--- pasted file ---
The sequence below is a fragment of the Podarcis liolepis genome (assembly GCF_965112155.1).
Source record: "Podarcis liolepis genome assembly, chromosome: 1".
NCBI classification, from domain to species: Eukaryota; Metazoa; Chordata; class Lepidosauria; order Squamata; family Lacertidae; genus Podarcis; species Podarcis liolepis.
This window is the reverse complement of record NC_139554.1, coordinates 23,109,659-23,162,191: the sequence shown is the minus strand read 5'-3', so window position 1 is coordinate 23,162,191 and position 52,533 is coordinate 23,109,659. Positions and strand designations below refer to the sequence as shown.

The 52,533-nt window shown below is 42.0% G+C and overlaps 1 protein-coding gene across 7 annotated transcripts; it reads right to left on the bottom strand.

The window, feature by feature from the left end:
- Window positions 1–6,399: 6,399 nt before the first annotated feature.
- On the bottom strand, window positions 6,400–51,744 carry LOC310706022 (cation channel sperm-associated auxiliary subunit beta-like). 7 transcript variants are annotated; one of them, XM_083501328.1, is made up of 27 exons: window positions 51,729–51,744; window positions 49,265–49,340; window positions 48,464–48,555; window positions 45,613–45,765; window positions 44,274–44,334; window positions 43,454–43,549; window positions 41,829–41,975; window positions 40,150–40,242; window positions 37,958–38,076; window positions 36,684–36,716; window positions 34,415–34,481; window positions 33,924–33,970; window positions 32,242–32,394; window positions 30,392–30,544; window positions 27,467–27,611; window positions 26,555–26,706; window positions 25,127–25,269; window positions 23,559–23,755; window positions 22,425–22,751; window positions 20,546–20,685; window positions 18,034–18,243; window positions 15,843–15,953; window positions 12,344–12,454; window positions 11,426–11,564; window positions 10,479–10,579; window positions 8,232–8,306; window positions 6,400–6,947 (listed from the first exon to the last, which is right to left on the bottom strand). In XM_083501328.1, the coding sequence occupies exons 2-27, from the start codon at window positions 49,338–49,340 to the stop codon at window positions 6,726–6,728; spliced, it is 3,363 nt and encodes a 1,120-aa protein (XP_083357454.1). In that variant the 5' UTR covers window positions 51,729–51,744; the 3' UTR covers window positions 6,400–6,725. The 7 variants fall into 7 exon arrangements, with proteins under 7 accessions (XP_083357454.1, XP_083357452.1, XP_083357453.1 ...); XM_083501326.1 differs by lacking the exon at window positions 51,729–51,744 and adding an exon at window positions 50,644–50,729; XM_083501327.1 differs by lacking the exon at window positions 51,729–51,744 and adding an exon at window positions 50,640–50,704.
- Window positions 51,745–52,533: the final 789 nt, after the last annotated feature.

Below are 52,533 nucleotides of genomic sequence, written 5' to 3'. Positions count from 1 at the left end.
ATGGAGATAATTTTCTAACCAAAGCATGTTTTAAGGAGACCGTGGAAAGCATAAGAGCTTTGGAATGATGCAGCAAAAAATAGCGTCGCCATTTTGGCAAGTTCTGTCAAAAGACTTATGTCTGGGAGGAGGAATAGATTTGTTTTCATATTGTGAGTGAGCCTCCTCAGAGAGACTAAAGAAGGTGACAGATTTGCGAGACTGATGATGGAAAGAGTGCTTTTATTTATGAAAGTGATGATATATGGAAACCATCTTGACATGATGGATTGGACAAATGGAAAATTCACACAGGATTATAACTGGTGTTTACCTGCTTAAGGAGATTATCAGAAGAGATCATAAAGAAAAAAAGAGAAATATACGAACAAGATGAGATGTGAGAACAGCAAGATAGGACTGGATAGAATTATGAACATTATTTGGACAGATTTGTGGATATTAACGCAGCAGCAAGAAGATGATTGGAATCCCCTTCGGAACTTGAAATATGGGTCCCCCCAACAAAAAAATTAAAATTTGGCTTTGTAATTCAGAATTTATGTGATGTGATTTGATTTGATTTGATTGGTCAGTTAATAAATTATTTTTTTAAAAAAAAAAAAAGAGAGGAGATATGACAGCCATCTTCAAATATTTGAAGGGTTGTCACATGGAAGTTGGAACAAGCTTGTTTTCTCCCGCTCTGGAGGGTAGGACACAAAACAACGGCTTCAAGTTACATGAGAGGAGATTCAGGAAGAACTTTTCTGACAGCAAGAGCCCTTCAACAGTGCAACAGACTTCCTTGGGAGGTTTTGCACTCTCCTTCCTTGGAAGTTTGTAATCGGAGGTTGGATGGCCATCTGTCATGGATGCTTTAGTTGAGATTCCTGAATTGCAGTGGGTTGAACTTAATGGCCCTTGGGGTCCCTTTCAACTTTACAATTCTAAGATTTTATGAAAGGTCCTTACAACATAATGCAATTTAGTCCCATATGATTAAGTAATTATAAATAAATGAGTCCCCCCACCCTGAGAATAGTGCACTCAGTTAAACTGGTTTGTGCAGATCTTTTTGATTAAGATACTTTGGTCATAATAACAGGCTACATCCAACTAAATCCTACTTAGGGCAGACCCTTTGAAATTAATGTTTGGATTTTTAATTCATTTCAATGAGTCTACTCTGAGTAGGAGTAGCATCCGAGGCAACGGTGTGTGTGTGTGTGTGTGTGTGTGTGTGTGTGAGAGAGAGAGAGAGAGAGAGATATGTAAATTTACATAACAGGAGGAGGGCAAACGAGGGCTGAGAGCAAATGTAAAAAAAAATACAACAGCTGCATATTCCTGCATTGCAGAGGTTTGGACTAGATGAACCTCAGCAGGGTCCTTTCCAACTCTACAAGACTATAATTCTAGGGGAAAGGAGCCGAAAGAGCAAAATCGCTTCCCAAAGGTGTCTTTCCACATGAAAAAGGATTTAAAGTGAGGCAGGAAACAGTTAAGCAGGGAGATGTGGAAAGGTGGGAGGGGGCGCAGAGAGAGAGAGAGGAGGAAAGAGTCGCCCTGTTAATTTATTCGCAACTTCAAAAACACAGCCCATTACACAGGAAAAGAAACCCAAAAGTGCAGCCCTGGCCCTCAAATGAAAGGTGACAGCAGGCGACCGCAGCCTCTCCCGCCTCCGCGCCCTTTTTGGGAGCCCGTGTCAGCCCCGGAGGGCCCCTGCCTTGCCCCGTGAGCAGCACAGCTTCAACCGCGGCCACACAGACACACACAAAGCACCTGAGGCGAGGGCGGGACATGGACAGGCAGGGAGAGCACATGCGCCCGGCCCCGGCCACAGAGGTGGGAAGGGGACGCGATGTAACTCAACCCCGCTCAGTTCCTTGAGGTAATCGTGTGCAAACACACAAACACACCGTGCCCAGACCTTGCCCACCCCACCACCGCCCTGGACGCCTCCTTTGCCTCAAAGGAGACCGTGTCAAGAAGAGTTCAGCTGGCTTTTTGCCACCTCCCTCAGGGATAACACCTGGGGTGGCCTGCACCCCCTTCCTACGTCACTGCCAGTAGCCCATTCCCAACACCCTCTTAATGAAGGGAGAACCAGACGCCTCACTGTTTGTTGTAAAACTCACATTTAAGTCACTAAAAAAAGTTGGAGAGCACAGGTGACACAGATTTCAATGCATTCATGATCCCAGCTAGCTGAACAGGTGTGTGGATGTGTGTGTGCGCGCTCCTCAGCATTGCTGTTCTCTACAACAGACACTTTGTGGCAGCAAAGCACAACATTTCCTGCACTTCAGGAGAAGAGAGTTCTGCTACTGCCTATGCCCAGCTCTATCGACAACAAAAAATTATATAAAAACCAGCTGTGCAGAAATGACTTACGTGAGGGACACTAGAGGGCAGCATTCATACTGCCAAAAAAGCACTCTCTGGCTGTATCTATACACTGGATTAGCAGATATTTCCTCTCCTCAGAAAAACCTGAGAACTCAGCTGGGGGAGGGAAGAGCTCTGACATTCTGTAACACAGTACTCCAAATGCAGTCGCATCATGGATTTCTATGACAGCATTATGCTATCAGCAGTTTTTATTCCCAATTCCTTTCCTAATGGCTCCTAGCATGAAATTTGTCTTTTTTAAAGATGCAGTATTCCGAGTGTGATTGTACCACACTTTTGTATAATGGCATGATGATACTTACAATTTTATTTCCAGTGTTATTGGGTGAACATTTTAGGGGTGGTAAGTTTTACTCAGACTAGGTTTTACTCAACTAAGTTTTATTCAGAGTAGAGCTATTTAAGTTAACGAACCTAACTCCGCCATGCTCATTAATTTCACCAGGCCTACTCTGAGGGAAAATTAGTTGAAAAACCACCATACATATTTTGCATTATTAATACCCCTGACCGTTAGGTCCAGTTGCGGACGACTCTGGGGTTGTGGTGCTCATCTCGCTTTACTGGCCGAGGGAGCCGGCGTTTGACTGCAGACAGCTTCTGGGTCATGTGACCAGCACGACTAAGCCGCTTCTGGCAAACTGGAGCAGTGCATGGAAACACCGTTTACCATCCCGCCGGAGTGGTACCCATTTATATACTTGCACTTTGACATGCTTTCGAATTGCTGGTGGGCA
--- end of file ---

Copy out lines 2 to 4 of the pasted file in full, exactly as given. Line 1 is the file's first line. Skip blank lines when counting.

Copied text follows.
Source record: "Podarcis liolepis genome assembly, chromosome: 1".
NCBI classification, from domain to species: Eukaryota; Metazoa; Chordata; class Lepidosauria; order Squamata; family Lacertidae; genus Podarcis; species Podarcis liolepis.
This window is the reverse complement of record NC_139554.1, coordinates 23,109,659-23,162,191: the sequence shown is the minus strand read 5'-3', so window position 1 is coordinate 23,162,191 and position 52,533 is coordinate 23,109,659. Positions and strand designations below refer to the sequence as shown.